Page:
Northern Route and Wrecks
This safari allows you to take in some of the most iconic wrecks that the Red Sea has to offer. An ideal itinerary for those new to SCUBA diving or the Red Sea, allowing you to experience world-famous wrecks and pristine reefs.
1941, Thistlegorm – Shaab Ali: Probably the most Famous of the Red Sea wrecks. The 129m English Freighter was bombed by German aviation on 6th October 1941. Today she creates an artificial reef on a sandy bottom at 32m max depth. She is home to an enormous variety of marine life and is especially popular with large schooling fish.
Small Crack – Shaab Mahmoud: This is a small split in the middle of Shaab Mahmoud’s barrier. Drift along the outside wall next to beautiful corals and colourful fish. Look for a sand slope that leads you up and through the crack. When the current is right you can fly through the 5m deep channel and be thrown out across the sandy lagoon!
Gubal Island: At the gate of the Straits of Gubal is ‘Bluff Point’, which gets its name from the turbulence created by strong currents that beat the eastern wall of the island. The wreck of the ‘Ulysses’ lies on the reef 300m north of the lighthouse, starting at 5m and sloping to 25m. ‘The Barge’ wreck, south of the lighthouse, provides divers with a fun and unusual night dive. The wrecks skeleton creates protection for all types of night creatures.
Abu Nuhas: Also known as the ‘Ships Graveyard’, this reef is dangerously positioned close to the busy shipping lanes of the Gulf of Suez. This reef has claimed more ships than any other in the area. On the north side are four wrecks laying on a sandy seafloor at the bottom of a steep sloping reef layered with table corals. Wrecks here include the Giannis D, Carnatic, Tile and Lentil Wrecks. On the south side is a safe anchorage for liveaboards and two ergs, known as Yellow Fish Reef.
Shag Rock: This large circular reef is often overlooked but offers excellent diving on pristine coral from any location on its perimeter.
Ras Mohamed Reef: This is a world-renowned dive site, situated at the tip of the Sinai. Two small ergs are joined by a vertical wall dropping into the abyss. At Shark Reef the current allows you to drift along the wall, rich with colourful corals. Moving towards Yolanda Reef you reach a plateau scattered with small ergs and coral outcrops. Continuing around the reef you will come upon the scattered remains of the wreck ‘Yolanda’ complete with its cargo of toilets and baths. The whole of this area is big fish territory so keep an eye on the blue!
Jackson Reef – Tiran: This is the most northerly reef and on its northern edge lays the wreck of a freighter serving as a stark warning to ships in the narrow straights. Dives are usually conducted from the moorings on the south side which is sheltered from the main swell and currents. Moving northwards, you will come across a forest of spectacular Gorgonia fan coral at about 20 to 30 meters as well as many different kinds of reef fish. This site can also be done as a drift dive heading from the mooring towards the East with the reef on the left where it is mostly wall diving with excellent corals.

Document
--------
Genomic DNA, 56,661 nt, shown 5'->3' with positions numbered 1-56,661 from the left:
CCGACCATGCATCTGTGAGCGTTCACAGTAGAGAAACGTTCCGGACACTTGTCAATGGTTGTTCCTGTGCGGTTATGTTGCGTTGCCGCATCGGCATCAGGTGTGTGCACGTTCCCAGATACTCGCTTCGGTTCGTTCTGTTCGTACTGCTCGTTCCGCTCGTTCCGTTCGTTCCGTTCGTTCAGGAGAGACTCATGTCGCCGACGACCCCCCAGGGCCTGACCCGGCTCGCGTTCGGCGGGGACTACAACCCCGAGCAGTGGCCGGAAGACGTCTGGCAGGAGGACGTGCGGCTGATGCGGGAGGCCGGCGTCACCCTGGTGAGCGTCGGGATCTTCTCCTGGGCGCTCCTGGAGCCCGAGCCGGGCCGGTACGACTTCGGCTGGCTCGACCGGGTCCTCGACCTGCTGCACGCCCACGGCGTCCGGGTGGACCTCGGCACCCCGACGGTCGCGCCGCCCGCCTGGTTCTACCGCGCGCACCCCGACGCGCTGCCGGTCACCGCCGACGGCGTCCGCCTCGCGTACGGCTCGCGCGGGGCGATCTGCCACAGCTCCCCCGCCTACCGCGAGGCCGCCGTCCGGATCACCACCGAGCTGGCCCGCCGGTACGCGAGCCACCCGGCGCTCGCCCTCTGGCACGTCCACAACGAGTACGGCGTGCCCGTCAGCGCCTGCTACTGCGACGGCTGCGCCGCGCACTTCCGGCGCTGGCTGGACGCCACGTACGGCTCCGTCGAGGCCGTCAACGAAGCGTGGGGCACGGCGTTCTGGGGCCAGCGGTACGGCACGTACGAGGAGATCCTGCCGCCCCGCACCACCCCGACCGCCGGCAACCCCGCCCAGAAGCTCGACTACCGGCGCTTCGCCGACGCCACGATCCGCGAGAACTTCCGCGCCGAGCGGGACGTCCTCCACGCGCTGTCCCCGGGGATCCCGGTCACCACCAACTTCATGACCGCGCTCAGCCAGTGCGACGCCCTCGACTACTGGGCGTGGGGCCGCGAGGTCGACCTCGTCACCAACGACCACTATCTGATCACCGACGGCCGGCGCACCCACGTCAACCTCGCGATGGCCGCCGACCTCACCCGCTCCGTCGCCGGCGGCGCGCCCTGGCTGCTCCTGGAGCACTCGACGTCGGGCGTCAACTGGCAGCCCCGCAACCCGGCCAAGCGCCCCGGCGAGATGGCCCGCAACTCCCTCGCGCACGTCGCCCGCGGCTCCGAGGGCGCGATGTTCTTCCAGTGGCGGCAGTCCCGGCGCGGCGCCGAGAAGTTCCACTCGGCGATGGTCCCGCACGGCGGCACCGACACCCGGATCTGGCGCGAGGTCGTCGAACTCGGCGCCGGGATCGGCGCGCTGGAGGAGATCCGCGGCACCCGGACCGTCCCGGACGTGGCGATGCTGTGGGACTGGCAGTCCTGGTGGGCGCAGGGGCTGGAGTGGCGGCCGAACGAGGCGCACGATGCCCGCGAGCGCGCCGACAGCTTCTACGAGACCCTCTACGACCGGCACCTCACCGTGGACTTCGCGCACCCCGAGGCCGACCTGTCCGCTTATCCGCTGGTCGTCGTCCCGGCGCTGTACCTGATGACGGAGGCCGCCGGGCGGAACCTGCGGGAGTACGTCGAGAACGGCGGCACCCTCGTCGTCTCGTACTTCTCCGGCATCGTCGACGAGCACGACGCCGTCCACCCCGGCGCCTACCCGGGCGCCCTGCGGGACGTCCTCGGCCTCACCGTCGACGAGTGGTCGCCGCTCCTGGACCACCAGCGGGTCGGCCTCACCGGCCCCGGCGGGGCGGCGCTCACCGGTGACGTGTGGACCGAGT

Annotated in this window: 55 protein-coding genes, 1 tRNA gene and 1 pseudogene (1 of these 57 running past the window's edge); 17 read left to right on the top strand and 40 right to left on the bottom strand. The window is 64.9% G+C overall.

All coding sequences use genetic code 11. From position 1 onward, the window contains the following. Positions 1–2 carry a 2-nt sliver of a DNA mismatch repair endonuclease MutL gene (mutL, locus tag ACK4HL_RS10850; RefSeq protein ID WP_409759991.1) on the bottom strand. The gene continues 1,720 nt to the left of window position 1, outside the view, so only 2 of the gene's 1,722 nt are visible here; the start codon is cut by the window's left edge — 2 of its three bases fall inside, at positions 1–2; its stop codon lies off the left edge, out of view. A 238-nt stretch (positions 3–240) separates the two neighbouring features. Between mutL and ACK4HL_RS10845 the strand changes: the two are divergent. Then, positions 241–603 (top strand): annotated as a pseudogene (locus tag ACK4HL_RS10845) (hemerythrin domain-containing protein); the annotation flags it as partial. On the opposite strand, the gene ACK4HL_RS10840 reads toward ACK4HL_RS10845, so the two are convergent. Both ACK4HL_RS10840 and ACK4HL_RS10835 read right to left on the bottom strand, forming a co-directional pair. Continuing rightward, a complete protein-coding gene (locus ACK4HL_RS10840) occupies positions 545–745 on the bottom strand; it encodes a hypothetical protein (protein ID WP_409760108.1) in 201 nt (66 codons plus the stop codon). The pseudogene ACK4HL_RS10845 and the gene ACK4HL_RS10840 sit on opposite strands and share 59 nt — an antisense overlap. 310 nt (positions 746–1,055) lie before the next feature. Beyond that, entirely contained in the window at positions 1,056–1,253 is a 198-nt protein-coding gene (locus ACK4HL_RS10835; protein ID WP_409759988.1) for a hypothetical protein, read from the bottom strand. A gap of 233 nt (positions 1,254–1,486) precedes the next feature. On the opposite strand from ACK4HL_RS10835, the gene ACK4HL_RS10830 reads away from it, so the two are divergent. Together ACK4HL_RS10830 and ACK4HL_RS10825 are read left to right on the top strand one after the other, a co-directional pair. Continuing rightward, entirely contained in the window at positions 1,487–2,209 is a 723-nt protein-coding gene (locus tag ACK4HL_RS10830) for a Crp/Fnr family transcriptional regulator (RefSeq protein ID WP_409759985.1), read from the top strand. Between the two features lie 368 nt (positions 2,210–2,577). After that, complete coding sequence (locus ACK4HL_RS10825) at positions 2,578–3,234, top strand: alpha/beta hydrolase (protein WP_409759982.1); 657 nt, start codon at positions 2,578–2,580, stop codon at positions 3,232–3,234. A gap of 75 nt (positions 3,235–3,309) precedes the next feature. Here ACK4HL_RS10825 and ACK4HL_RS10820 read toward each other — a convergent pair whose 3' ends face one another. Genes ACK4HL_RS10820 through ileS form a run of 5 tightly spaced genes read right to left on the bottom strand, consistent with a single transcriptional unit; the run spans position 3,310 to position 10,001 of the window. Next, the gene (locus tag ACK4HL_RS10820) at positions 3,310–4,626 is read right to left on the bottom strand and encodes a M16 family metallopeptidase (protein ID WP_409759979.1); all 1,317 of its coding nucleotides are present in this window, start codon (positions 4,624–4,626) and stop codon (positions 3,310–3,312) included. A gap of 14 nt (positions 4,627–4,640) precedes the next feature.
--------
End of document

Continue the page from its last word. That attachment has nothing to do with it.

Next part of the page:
Woodhouse Reef – Tiran: This is the longest reef of the four in the Strait of Tiran. Home to reef sharks and eagle rays, it is dived as a drift dive usually from South to North. Jumping at the southern part of the reef is a wall to about 30m covered with coral from the surface all the way down. There is a canyon going along the reef at about 25m which spreads out into a coral garden with sand alleys.
Thomas Reef – Tiran: This is the smallest reef in the Strait and diving here is governed by the weather as there are extremely strong currents. The ends are vertical walls with a large plateau at about 25m on the south-eastern side. This plateau often has sleeping sharks on the sand patches and the colourful coral has a fence of Gorgonia fans at the end.
Gordon Reef – Tiran: This is the most southerly reef of the four and has a different topography from the others offering both a shallow plateau area and drop offs. A huge variety of reef fish and big schools of grouper can be seen here and on the sandy bottom at 4 to 5 meter there is an eel garden area along with coral encrusted drums. The top of the reef, with its lighthouse, is also home to the wreck Lovilla which sits almost parallel to the wreck on Jackson Reef.
All dives sites are subject to weather conditions and the final route taken is at the absolute discretion of the captain and dive guides.